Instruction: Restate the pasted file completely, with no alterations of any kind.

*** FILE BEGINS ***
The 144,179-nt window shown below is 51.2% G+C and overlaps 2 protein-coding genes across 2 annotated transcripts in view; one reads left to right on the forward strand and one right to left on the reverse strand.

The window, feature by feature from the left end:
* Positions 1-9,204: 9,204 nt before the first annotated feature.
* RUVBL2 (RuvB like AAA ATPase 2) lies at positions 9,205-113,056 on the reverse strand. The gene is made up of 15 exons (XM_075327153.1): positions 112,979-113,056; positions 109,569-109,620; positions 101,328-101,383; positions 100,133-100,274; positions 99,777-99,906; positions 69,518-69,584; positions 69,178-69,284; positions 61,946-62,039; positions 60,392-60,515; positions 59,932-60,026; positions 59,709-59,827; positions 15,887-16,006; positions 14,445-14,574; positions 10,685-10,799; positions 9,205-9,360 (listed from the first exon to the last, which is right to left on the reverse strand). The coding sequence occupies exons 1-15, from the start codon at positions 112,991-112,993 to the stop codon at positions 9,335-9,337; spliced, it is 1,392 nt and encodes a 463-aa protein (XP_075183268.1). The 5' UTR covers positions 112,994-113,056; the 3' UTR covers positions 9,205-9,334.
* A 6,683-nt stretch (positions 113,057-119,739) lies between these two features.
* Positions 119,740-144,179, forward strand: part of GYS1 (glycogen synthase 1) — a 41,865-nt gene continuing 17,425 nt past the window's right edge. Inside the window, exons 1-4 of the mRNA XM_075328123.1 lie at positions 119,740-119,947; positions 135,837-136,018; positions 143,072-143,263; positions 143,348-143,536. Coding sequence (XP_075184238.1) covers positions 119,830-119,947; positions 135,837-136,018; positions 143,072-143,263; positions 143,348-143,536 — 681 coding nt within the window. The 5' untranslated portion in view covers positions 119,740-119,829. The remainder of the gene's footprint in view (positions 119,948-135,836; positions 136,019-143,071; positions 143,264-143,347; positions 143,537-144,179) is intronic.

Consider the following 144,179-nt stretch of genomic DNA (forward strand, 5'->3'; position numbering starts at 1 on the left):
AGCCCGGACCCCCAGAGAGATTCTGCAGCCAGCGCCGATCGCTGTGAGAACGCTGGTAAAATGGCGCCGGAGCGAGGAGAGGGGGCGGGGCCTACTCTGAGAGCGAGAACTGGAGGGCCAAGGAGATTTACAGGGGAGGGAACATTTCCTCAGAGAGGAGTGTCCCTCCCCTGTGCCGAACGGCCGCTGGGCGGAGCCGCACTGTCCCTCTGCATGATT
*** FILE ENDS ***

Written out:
The 144,179-nt window shown below is 51.2% G+C and overlaps 2 protein-coding genes across 2 annotated transcripts in view; one reads left to right on the forward strand and one right to left on the reverse strand.

The window, feature by feature from the left end:
* Positions 1-9,204: 9,204 nt before the first annotated feature.
* RUVBL2 (RuvB like AAA ATPase 2) lies at positions 9,205-113,056 on the reverse strand. The gene is made up of 15 exons (XM_075327153.1): positions 112,979-113,056; positions 109,569-109,620; positions 101,328-101,383; positions 100,133-100,274; positions 99,777-99,906; positions 69,518-69,584; positions 69,178-69,284; positions 61,946-62,039; positions 60,392-60,515; positions 59,932-60,026; positions 59,709-59,827; positions 15,887-16,006; positions 14,445-14,574; positions 10,685-10,799; positions 9,205-9,360 (listed from the first exon to the last, which is right to left on the reverse strand). The coding sequence occupies exons 1-15, from the start codon at positions 112,991-112,993 to the stop codon at positions 9,335-9,337; spliced, it is 1,392 nt and encodes a 463-aa protein (XP_075183268.1). The 5' UTR covers positions 112,994-113,056; the 3' UTR covers positions 9,205-9,334.
* A 6,683-nt stretch (positions 113,057-119,739) lies between these two features.
* Positions 119,740-144,179, forward strand: part of GYS1 (glycogen synthase 1) — a 41,865-nt gene continuing 17,425 nt past the window's right edge. Inside the window, exons 1-4 of the mRNA XM_075328123.1 lie at positions 119,740-119,947; positions 135,837-136,018; positions 143,072-143,263; positions 143,348-143,536. Coding sequence (XP_075184238.1) covers positions 119,830-119,947; positions 135,837-136,018; positions 143,072-143,263; positions 143,348-143,536 — 681 coding nt within the window. The 5' untranslated portion in view covers positions 119,740-119,829. The remainder of the gene's footprint in view (positions 119,948-135,836; positions 136,019-143,071; positions 143,264-143,347; positions 143,537-144,179) is intronic.

Consider the following 144,179-nt stretch of genomic DNA (forward strand, 5'->3'; position numbering starts at 1 on the left):
AGCCCGGACCCCCAGAGAGATTCTGCAGCCAGCGCCGATCGCTGTGAGAACGCTGGTAAAATGGCGCCGGAGCGAGGAGAGGGGGCGGGGCCTACTCTGAGAGCGAGAACTGGAGGGCCAAGGAGATTTACAGGGGAGGGAACATTTCCTCAGAGAGGAGTGTCCCTCCCCTGTGCCGAACGGCCGCTGGGCGGAGCCGCACTGTCCCTCTGCATGATT